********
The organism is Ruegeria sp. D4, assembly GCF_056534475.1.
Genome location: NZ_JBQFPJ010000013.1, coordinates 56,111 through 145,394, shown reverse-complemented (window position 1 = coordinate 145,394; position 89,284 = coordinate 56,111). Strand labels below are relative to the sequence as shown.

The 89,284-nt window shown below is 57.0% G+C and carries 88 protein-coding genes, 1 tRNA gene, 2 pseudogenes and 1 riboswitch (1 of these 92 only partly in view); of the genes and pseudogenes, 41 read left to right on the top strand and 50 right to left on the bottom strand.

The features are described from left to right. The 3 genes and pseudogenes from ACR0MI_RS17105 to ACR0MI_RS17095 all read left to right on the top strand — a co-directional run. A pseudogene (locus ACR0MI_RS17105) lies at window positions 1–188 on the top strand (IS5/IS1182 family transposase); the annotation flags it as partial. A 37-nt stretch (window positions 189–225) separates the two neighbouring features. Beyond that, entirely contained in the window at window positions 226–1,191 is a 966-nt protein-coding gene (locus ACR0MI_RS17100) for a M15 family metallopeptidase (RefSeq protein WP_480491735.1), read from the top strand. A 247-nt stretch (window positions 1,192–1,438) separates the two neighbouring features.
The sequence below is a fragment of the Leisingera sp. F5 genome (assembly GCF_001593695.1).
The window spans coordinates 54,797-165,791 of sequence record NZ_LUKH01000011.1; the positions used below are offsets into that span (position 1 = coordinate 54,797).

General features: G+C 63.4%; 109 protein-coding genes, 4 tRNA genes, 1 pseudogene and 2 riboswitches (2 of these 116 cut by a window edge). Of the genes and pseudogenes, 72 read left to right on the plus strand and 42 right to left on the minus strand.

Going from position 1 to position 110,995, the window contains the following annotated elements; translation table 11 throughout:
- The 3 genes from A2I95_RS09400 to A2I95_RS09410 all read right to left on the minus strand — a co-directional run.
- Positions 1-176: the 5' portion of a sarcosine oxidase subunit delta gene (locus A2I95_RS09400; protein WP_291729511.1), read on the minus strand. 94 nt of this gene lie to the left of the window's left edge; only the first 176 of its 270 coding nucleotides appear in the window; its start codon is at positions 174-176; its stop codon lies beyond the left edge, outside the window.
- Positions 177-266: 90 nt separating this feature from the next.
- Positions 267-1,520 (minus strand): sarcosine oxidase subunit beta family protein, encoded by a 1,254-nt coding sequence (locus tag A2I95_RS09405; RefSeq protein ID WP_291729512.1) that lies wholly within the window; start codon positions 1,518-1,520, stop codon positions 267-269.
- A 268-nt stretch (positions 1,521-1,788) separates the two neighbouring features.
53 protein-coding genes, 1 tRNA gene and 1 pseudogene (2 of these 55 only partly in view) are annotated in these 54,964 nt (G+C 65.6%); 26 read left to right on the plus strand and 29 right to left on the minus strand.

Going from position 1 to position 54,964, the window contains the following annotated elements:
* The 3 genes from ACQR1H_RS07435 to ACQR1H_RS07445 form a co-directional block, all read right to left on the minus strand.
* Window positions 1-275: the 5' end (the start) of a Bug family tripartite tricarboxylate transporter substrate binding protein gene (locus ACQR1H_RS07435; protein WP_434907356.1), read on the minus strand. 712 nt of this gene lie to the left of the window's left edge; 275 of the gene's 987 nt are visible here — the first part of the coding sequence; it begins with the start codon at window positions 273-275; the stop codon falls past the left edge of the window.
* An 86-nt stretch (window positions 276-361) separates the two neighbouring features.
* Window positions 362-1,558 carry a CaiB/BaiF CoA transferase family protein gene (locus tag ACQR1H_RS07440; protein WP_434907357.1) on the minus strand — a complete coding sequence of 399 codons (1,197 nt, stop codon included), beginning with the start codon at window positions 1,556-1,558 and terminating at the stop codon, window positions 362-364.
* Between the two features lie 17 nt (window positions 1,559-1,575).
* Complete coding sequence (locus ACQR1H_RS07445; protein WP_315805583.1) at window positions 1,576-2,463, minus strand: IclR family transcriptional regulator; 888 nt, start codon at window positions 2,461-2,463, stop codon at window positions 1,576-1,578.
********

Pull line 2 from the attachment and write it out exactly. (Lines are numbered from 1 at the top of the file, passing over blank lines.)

Genome location: NZ_JBQFPJ010000013.1, coordinates 56,111 through 145,394, shown reverse-complemented (window position 1 = coordinate 145,394; position 89,284 = coordinate 56,111). Strand labels below are relative to the sequence as shown.